They are a danger to themselves and other road users. When the car heats up that snow generally slides down in a block over their windshield causing one-car white out conditions, long enough for them to collide with you!

What drives-u-crazy?

Contact: keith [dot] morgan [at] drivewaybc [dot] ca

Drives U CrazyThe recent snowstorms have brought out the best and the worst in B.C. drivers.

I would be a millionaire if I had a dollar for every person I’ve watched over-rev a car in a futile bid to escape the combined clutches of snow and ice.

If your car is not shod for the winter weather, then stay home or take a cab. Otherwise, take off slowly in a higher gear than you would in dry weather. You will stand a lot more chance of gaining traction and less reliant on those good people who dig you out! (more…)

For most people who are just using a plow for clearing their own driveway, a straight-blade will more than likely be just fine…

I know I wrote about winter driving last week – and the snow and rain began to fall in various parts of the province – but please don’t blame me for this first blast of chilly weather.

I’m here to help and at the risk of bringing on a blizzard, I thought I would share some information on snow plows.

For most people who are just using a plow for clearing their own driveway, a straight-blade will more than likely be just fine. Snowsport offers a personal plow that is perfect for the homeowner. This system attaches to a front mounted receiver just as a boat trailer would.

The U shaped bracket is connected to the receiver and the snow blade rides up and down on these bars to allow for change in the terrain your plowing. Because there are no hydraulics involved, all you do is back up and the snow blade lies back skimming over the surface.

When driving forward the blade automatically re-engages for plowing. When you are finished, lift the blade back over the push frame into the transport position. The cost of this option is $1,644.

K2 is another brand of snowplow designed for the homeowner with acreage. Designed to work with a front receiver hitch, just like the Snowsport, it simply slides in the receiver and locks in place with a hitch lock. The winch is controlled from inside the cab and will raise or lower the height of the blade. The blade comes with a hardened steel cutting edge scraper, rubber snow deflector, skid shoes, and plow markers. It is available in 82”, 84”, and 88” lengths. Cost is $1,315.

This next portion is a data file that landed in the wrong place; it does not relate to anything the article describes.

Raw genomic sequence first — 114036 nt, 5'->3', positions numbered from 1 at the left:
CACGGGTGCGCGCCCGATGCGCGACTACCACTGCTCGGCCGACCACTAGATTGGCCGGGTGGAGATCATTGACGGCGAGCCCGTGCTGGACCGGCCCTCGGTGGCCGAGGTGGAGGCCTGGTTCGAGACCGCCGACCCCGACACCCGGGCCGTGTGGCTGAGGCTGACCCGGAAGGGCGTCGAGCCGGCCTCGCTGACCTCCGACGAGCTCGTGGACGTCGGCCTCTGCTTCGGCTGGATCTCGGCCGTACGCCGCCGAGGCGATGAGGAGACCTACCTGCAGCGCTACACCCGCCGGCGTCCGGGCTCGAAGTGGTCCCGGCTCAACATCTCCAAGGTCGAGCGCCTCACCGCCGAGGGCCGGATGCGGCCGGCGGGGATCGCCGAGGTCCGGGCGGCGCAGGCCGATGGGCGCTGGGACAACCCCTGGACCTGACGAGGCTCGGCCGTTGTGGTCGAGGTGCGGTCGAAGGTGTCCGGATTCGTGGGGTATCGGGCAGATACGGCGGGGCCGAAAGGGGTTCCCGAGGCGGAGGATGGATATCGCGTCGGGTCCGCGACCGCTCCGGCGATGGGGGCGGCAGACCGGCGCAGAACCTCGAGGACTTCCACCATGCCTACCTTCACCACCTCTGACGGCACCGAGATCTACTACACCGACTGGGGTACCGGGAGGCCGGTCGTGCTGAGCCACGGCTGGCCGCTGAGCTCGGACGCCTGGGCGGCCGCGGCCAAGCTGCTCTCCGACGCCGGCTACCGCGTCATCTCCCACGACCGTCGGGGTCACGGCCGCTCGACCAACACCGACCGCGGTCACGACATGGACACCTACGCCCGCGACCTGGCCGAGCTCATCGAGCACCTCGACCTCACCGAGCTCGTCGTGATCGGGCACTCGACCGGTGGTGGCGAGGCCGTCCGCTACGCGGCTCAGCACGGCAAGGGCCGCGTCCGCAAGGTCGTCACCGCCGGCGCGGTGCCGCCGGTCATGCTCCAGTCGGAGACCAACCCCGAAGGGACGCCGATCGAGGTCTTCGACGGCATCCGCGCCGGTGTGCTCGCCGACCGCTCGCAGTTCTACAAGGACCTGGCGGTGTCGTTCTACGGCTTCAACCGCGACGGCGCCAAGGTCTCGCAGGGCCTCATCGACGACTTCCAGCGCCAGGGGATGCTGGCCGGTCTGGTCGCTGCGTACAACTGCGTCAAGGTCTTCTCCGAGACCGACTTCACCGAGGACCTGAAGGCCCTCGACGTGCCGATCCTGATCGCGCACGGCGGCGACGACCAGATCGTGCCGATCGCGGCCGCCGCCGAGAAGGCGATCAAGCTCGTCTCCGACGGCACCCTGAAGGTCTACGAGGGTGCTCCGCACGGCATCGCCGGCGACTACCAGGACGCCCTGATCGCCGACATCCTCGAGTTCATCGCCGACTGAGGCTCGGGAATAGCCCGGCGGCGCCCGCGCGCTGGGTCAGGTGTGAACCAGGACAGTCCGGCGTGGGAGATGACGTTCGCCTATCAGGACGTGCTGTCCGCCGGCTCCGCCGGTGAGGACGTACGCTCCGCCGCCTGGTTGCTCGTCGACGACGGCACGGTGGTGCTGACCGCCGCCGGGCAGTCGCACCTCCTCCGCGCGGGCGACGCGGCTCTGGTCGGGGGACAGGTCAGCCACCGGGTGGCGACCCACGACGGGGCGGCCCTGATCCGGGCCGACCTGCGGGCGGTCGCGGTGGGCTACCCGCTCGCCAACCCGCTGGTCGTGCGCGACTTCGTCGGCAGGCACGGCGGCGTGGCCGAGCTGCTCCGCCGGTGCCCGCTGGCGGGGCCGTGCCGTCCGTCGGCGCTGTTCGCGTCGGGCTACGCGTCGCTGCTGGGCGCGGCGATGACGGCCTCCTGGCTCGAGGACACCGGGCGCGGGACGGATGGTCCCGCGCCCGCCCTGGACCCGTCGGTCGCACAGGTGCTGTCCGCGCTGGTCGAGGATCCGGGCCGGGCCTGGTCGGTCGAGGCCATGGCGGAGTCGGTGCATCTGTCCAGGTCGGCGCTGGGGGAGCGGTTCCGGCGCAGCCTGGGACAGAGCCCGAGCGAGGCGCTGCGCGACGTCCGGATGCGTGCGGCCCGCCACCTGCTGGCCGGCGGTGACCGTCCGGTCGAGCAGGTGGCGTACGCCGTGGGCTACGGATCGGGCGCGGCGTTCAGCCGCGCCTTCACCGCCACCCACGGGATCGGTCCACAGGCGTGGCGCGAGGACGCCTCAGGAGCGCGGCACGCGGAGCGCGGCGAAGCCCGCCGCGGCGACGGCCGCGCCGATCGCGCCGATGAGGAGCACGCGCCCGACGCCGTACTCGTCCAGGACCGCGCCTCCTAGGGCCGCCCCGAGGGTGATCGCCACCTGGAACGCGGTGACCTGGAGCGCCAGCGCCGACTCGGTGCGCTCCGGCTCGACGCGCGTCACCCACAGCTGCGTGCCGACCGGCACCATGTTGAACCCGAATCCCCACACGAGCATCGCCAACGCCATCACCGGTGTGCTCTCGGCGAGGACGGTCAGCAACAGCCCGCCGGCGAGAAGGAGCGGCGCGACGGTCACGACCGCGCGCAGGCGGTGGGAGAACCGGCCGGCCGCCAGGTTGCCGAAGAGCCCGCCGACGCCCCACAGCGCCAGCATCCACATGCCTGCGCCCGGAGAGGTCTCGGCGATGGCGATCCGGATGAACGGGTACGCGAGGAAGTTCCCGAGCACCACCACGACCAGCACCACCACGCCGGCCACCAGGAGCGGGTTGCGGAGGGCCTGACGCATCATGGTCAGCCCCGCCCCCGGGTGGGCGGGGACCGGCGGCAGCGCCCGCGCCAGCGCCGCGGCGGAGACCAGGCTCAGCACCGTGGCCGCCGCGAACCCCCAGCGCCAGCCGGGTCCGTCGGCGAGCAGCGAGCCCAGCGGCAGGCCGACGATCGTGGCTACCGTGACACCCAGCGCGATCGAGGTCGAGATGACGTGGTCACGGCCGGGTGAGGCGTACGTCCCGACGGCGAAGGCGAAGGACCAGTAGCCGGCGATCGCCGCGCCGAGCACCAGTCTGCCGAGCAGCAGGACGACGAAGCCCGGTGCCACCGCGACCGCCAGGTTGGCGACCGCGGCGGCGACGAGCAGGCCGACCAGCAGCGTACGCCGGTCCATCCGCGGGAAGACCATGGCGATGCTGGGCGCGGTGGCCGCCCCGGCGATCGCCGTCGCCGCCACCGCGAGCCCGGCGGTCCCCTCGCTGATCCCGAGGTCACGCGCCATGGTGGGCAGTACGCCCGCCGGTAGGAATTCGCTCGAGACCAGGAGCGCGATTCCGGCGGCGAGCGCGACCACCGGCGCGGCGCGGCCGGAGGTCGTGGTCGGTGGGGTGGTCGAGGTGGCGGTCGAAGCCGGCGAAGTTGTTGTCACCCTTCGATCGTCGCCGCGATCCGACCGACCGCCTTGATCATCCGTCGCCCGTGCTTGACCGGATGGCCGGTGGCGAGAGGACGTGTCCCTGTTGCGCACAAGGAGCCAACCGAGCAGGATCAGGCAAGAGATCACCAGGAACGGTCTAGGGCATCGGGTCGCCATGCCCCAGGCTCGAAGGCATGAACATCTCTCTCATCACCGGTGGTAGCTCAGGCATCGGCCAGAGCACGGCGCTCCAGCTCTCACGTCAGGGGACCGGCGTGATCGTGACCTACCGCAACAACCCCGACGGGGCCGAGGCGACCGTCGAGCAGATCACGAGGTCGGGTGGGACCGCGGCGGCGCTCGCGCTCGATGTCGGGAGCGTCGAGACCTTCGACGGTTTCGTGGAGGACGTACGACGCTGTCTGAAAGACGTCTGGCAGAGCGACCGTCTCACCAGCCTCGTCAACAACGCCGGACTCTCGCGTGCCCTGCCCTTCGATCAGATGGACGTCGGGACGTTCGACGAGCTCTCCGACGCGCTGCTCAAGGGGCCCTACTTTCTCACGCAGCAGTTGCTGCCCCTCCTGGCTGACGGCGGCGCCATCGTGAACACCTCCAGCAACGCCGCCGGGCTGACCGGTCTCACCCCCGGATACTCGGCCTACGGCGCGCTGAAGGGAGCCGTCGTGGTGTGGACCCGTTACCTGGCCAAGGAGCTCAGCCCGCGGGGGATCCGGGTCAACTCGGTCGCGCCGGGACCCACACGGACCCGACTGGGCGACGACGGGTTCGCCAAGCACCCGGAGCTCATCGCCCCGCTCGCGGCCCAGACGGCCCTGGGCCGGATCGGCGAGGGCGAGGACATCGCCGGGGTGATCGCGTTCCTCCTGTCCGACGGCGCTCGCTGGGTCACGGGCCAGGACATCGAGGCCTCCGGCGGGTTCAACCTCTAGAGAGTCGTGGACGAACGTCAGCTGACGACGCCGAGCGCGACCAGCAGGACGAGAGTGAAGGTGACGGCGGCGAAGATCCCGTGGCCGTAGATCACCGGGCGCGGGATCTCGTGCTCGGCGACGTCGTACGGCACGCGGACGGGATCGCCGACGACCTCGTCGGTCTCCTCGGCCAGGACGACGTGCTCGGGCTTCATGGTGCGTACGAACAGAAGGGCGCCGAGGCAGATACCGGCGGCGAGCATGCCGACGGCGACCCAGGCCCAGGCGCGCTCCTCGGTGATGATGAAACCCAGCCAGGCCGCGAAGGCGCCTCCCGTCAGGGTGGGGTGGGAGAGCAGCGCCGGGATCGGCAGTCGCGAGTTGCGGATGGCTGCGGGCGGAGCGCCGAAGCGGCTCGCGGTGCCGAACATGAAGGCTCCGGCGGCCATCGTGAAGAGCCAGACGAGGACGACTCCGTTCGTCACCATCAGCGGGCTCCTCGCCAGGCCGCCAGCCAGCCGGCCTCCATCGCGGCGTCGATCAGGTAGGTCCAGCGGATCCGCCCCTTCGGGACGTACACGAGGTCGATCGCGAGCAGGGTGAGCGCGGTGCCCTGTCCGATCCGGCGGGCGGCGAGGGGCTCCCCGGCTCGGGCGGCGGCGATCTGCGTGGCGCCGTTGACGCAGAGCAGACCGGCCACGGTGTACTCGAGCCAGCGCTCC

If you use a plow to make money, then you will want to be able to do the job quickly and efficiently, so you may want to go with the multi-position. Multi-position plows are up to 50 percent faster due to the fact that you can reposition the blades to all straight-blade positions in addition to the scoop and V positions. This makes the plow adaptable to nearly any job you need to do.

When it comes to the composition of the blade you have the choice between steel and poly. The vast majority of snowplows on the market today come with steel blades, although the poly plows are becoming more and more popular.

The reason for the growing popularity is that poly is just as strong as steel and maybe stronger. They also have a lower coefficient of friction, which saves on fuel costs and is easier on your vehicle. The poly plows are also saturated with color all the way through so nicks and scratches do not show like they do with steel, plus they do not rust.

Attaching and detaching the plow is very important as well. You do not want to be freezing and trying to deal with getting a blade on and off your truck. Try the attachment system for yourself at the dealer so you can see firsthand how easy or difficult it is to use.

Most snowplow makers use a single halogen light bulb, which are not bright enough; some makers have come out with dual halogen bulbs with the option of upgrading to High Intensity Discharge. These HID lights are four times brighter than standard halogen bulbs and also last ten times as long.

Hydraulics is probably the most important part of the plow, along with the controls. Be sure that the hydraulics system is dependable and the controls are simple and easy to use. Go for quality rather than trying to save a buck. Remember “you get what you pay for” definitely applies here. Cost for these units are $6,000 to $8,000 depending on the model.

When it comes to the warranty, be sure to know exactly what you are getting and what the warranty covers. Some only cover parts, while others cover parts and labor. Warranties are usually either one year or two years; so pay attention to the warranty.

Take all of these things into consideration when shopping for a snowplow and you will be able to choose the right one to suit your needs.


Email: ian [dot] harwood [at] drivewaybc [dot] ca